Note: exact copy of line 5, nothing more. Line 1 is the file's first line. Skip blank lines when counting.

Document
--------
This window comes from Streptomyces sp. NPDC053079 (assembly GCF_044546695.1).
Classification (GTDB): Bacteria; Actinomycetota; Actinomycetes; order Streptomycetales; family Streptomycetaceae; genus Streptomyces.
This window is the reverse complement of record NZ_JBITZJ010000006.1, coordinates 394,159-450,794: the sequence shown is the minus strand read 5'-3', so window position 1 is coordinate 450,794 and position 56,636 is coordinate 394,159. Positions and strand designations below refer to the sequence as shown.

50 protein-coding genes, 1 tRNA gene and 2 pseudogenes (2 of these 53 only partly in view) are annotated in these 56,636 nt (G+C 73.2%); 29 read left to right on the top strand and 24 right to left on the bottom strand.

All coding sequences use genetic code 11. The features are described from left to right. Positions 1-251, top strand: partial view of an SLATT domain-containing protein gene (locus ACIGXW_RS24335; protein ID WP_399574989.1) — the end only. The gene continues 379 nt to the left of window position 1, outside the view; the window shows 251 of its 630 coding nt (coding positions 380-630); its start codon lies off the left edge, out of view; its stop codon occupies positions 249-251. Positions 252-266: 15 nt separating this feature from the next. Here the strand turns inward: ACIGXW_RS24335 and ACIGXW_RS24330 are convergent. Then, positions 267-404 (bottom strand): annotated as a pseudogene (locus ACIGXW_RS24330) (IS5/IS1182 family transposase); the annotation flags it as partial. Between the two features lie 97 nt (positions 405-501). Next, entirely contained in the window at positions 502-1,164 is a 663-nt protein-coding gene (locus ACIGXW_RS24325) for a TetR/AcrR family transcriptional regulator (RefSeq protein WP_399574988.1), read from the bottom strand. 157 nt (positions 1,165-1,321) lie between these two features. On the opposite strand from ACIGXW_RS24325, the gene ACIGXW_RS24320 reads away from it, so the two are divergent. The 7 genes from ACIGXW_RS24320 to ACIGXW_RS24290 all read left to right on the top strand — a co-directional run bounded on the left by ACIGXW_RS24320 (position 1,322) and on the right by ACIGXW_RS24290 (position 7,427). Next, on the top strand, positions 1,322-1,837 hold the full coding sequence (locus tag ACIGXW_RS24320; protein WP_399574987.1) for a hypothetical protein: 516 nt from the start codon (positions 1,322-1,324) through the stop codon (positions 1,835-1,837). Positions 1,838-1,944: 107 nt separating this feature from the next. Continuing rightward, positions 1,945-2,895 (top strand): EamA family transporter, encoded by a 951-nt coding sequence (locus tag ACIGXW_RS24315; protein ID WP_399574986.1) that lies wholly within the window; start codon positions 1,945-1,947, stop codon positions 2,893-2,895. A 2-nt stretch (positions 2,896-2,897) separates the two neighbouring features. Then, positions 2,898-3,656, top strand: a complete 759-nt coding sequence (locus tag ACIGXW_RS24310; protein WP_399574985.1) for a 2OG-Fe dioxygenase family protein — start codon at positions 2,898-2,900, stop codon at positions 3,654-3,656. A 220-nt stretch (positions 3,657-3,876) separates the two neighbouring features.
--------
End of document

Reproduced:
All coding sequences use genetic code 11. The features are described from left to right. Positions 1-251, top strand: partial view of an SLATT domain-containing protein gene (locus ACIGXW_RS24335; protein ID WP_399574989.1) — the end only. The gene continues 379 nt to the left of window position 1, outside the view; the window shows 251 of its 630 coding nt (coding positions 380-630); its start codon lies off the left edge, out of view; its stop codon occupies positions 249-251. Positions 252-266: 15 nt separating this feature from the next. Here the strand turns inward: ACIGXW_RS24335 and ACIGXW_RS24330 are convergent. Then, positions 267-404 (bottom strand): annotated as a pseudogene (locus ACIGXW_RS24330) (IS5/IS1182 family transposase); the annotation flags it as partial. Between the two features lie 97 nt (positions 405-501). Next, entirely contained in the window at positions 502-1,164 is a 663-nt protein-coding gene (locus ACIGXW_RS24325) for a TetR/AcrR family transcriptional regulator (RefSeq protein WP_399574988.1), read from the bottom strand. 157 nt (positions 1,165-1,321) lie between these two features. On the opposite strand from ACIGXW_RS24325, the gene ACIGXW_RS24320 reads away from it, so the two are divergent. The 7 genes from ACIGXW_RS24320 to ACIGXW_RS24290 all read left to right on the top strand — a co-directional run bounded on the left by ACIGXW_RS24320 (position 1,322) and on the right by ACIGXW_RS24290 (position 7,427). Next, on the top strand, positions 1,322-1,837 hold the full coding sequence (locus tag ACIGXW_RS24320; protein WP_399574987.1) for a hypothetical protein: 516 nt from the start codon (positions 1,322-1,324) through the stop codon (positions 1,835-1,837). Positions 1,838-1,944: 107 nt separating this feature from the next. Continuing rightward, positions 1,945-2,895 (top strand): EamA family transporter, encoded by a 951-nt coding sequence (locus tag ACIGXW_RS24315; protein ID WP_399574986.1) that lies wholly within the window; start codon positions 1,945-1,947, stop codon positions 2,893-2,895. A 2-nt stretch (positions 2,896-2,897) separates the two neighbouring features. Then, positions 2,898-3,656, top strand: a complete 759-nt coding sequence (locus tag ACIGXW_RS24310; protein WP_399574985.1) for a 2OG-Fe dioxygenase family protein — start codon at positions 2,898-2,900, stop codon at positions 3,654-3,656. A 220-nt stretch (positions 3,657-3,876) separates the two neighbouring features.